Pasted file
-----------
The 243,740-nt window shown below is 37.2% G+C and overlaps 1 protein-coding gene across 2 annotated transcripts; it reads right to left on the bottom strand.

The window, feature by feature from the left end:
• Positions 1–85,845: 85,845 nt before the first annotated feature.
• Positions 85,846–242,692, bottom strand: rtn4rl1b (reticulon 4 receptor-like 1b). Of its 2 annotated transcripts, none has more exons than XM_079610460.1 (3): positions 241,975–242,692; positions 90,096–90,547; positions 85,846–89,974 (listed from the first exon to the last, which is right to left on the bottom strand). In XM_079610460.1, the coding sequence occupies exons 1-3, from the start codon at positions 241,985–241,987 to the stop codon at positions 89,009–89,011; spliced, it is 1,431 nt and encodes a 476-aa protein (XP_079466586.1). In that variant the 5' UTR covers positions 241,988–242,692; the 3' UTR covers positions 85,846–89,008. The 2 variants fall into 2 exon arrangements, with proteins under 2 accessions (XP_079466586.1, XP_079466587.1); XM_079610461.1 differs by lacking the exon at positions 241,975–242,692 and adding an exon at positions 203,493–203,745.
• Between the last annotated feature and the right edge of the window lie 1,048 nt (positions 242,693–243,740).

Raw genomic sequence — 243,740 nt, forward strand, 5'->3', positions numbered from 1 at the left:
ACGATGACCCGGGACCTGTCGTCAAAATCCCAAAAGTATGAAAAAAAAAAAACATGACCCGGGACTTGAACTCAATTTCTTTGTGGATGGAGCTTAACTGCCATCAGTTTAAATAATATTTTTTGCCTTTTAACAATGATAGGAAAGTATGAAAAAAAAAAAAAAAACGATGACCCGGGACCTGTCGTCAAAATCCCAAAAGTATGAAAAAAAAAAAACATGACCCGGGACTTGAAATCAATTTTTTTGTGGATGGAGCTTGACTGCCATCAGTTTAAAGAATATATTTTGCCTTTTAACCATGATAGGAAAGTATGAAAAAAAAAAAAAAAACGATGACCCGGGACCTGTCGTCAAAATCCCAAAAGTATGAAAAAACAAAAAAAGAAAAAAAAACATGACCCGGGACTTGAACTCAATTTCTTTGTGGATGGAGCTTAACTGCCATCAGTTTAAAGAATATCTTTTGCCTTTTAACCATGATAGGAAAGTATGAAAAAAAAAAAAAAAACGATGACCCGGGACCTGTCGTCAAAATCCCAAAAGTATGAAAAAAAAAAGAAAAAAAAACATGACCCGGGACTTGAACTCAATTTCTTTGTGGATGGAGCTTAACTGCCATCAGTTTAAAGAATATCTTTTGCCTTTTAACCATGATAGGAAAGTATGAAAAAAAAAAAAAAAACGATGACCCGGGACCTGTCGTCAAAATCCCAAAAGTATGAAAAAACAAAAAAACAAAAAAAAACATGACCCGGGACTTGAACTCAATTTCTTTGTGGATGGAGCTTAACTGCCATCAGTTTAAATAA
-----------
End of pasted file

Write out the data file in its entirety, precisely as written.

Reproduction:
The 243,740-nt window shown below is 37.2% G+C and overlaps 1 protein-coding gene across 2 annotated transcripts; it reads right to left on the bottom strand.

The window, feature by feature from the left end:
• Positions 1–85,845: 85,845 nt before the first annotated feature.
• Positions 85,846–242,692, bottom strand: rtn4rl1b (reticulon 4 receptor-like 1b). Of its 2 annotated transcripts, none has more exons than XM_079610460.1 (3): positions 241,975–242,692; positions 90,096–90,547; positions 85,846–89,974 (listed from the first exon to the last, which is right to left on the bottom strand). In XM_079610460.1, the coding sequence occupies exons 1-3, from the start codon at positions 241,985–241,987 to the stop codon at positions 89,009–89,011; spliced, it is 1,431 nt and encodes a 476-aa protein (XP_079466586.1). In that variant the 5' UTR covers positions 241,988–242,692; the 3' UTR covers positions 85,846–89,008. The 2 variants fall into 2 exon arrangements, with proteins under 2 accessions (XP_079466586.1, XP_079466587.1); XM_079610461.1 differs by lacking the exon at positions 241,975–242,692 and adding an exon at positions 203,493–203,745.
• Between the last annotated feature and the right edge of the window lie 1,048 nt (positions 242,693–243,740).

Raw genomic sequence — 243,740 nt, forward strand, 5'->3', positions numbered from 1 at the left:
ACGATGACCCGGGACCTGTCGTCAAAATCCCAAAAGTATGAAAAAAAAAAAACATGACCCGGGACTTGAACTCAATTTCTTTGTGGATGGAGCTTAACTGCCATCAGTTTAAATAATATTTTTTGCCTTTTAACAATGATAGGAAAGTATGAAAAAAAAAAAAAAAACGATGACCCGGGACCTGTCGTCAAAATCCCAAAAGTATGAAAAAAAAAAAACATGACCCGGGACTTGAAATCAATTTTTTTGTGGATGGAGCTTGACTGCCATCAGTTTAAAGAATATATTTTGCCTTTTAACCATGATAGGAAAGTATGAAAAAAAAAAAAAAAACGATGACCCGGGACCTGTCGTCAAAATCCCAAAAGTATGAAAAAACAAAAAAAGAAAAAAAAACATGACCCGGGACTTGAACTCAATTTCTTTGTGGATGGAGCTTAACTGCCATCAGTTTAAAGAATATCTTTTGCCTTTTAACCATGATAGGAAAGTATGAAAAAAAAAAAAAAAACGATGACCCGGGACCTGTCGTCAAAATCCCAAAAGTATGAAAAAAAAAAGAAAAAAAAACATGACCCGGGACTTGAACTCAATTTCTTTGTGGATGGAGCTTAACTGCCATCAGTTTAAAGAATATCTTTTGCCTTTTAACCATGATAGGAAAGTATGAAAAAAAAAAAAAAAACGATGACCCGGGACCTGTCGTCAAAATCCCAAAAGTATGAAAAAACAAAAAAACAAAAAAAAACATGACCCGGGACTTGAACTCAATTTCTTTGTGGATGGAGCTTAACTGCCATCAGTTTAAATAA